Q: How long do you expect the transition period to be?
A: Technically about 5 years. We expect by then about 90% of the plan will be steady and in place.
Q: What about allegations that there are people who created an address around Garfield to get in?
A: Brandon said that they investigate all reports they receive on this issue. He said that throughout the district there are about 10-15 investigations going on but declined to name schools.
Q: Hamilton is quite full now so do you feel worry that there is no room there at all?
A: Not really but we will continue to monitor capacity issues thorough our annual capacity management report.
Q: Will you be able to accommodate incoming K students to their sib's school?
A: Probably not as we have maxed out the surge capacity with this year's enrollment.
Q: I know AS#1 is off the table but what about it for the future?
A: That's correct. It will not be closed and the Executive Director of that region is working with the principal.
Q: Did I read correctly that you won't be doing the APP pathway to Ingraham if you don't have enough 10th graders?
A: We will start with 9th grade but if there is enough interest (25+ students) then we will have a 10th grade cohort as well.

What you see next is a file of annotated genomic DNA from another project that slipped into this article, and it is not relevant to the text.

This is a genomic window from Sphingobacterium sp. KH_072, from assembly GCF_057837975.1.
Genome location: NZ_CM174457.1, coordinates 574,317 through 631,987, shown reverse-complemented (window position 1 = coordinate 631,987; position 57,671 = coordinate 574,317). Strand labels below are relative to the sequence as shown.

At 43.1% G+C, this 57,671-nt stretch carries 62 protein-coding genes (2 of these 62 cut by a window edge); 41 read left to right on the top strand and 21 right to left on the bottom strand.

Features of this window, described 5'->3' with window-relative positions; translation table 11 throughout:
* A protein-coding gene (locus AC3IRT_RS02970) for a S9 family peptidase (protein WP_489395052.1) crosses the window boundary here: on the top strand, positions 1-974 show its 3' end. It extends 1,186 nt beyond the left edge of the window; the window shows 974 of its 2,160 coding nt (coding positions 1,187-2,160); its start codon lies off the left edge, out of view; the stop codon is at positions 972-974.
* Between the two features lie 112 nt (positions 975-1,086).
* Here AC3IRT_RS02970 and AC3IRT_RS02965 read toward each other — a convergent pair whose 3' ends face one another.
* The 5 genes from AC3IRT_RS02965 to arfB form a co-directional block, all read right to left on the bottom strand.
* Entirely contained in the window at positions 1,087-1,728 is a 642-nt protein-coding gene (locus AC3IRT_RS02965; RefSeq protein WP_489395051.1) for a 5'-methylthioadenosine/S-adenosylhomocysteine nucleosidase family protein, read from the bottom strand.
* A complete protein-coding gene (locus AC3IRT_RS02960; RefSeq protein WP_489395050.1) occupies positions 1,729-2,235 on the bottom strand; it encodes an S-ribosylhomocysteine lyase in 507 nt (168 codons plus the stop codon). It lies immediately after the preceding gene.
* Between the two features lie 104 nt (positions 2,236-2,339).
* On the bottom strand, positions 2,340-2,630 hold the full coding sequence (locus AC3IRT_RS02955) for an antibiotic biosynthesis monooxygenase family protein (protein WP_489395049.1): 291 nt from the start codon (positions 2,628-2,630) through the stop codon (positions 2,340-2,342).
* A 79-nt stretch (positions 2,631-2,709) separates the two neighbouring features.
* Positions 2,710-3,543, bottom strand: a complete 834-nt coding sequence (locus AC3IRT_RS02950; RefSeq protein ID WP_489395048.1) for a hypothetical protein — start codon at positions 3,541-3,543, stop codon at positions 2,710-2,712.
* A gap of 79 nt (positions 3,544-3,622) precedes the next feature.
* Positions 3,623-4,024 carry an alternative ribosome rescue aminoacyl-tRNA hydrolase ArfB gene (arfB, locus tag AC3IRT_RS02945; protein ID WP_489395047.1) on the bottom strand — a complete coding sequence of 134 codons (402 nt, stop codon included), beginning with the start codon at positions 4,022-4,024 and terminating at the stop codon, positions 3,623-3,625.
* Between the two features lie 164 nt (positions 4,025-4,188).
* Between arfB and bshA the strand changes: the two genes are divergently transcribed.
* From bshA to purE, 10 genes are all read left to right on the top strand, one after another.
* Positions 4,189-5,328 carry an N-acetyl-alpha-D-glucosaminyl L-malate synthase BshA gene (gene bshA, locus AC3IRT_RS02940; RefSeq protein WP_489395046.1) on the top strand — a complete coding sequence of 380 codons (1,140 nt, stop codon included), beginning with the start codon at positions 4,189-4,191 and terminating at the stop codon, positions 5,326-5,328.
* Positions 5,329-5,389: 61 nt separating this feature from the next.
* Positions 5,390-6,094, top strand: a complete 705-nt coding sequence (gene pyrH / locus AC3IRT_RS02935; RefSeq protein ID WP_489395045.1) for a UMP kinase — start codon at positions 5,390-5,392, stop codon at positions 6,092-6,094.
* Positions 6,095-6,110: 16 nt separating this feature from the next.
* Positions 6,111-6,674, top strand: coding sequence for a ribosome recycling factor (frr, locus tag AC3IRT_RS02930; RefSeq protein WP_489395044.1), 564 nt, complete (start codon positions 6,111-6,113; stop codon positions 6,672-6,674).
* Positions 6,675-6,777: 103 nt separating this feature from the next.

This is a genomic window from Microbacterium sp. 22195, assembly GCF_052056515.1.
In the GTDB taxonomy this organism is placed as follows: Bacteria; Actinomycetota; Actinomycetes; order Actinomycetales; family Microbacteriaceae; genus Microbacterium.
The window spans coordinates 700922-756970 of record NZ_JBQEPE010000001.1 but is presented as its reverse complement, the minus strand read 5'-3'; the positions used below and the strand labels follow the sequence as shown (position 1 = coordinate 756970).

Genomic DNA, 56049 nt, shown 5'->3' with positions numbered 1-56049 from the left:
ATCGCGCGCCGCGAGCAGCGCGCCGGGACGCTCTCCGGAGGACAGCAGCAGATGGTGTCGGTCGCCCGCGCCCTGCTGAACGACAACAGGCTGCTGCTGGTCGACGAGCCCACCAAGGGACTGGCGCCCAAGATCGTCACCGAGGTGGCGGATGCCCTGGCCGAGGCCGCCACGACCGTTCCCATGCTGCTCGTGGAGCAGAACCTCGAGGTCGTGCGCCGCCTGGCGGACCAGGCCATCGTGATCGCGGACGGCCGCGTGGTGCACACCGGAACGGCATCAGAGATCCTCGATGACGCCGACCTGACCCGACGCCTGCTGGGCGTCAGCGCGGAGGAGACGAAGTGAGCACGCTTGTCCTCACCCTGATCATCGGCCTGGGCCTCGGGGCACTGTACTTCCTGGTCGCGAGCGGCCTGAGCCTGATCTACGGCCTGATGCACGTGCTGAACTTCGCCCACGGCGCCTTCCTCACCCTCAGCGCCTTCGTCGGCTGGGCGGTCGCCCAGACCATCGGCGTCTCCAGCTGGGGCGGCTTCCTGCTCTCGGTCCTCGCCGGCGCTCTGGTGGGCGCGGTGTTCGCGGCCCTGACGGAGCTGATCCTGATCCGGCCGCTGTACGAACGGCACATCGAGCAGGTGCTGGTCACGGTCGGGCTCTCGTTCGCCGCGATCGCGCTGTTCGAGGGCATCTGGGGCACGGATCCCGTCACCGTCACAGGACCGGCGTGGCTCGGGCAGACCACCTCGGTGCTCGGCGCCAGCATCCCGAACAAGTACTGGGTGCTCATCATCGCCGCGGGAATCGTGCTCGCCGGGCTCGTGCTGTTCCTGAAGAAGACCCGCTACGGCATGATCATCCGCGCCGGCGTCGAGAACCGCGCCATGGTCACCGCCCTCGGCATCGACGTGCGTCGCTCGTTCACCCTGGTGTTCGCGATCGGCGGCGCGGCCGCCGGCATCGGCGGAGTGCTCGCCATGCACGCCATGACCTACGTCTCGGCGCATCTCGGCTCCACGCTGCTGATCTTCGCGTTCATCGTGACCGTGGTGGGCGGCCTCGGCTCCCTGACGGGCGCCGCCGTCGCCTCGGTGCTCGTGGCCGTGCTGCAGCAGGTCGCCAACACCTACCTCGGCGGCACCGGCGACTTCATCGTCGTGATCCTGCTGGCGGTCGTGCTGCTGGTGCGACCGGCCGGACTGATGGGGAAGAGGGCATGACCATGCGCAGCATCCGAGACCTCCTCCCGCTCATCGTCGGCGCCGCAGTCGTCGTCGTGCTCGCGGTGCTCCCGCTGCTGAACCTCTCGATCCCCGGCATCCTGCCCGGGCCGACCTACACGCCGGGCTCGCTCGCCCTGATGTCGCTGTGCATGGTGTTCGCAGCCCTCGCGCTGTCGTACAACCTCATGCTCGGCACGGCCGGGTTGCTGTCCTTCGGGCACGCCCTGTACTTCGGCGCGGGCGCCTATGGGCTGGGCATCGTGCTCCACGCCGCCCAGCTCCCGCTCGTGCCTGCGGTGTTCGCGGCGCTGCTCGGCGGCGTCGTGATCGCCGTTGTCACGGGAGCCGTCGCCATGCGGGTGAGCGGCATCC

That was all that was covered.
As I said, I was surprised that McDonald is done deal. I also think that direct invention and support is what is needed at RBHS before any new program. This is what the parents ask for and yet the district seems to think creating a new program will work. It does take a couple of years to get an IB program off the ground so this lays the groundwork but where is the help for students now? I also wonder if transportation issues might suffer because transition and transportation are not being addressed at the same time.
I also asked Mr. Holst about his background (he came on in July). Pretty interesting; he has a theme park background. He worked at both Disneyland and Six Flags and his wife teaches 2nd grade for SPS. Boy, if anyone should know something about customer service, it would be someone who had to deal with irate parents in the middle of summer at a theme park. I pointed out that when they get a new head of Public Affairs/Communications, that he should work with that person to put on the best face possible for SPS. He agreed.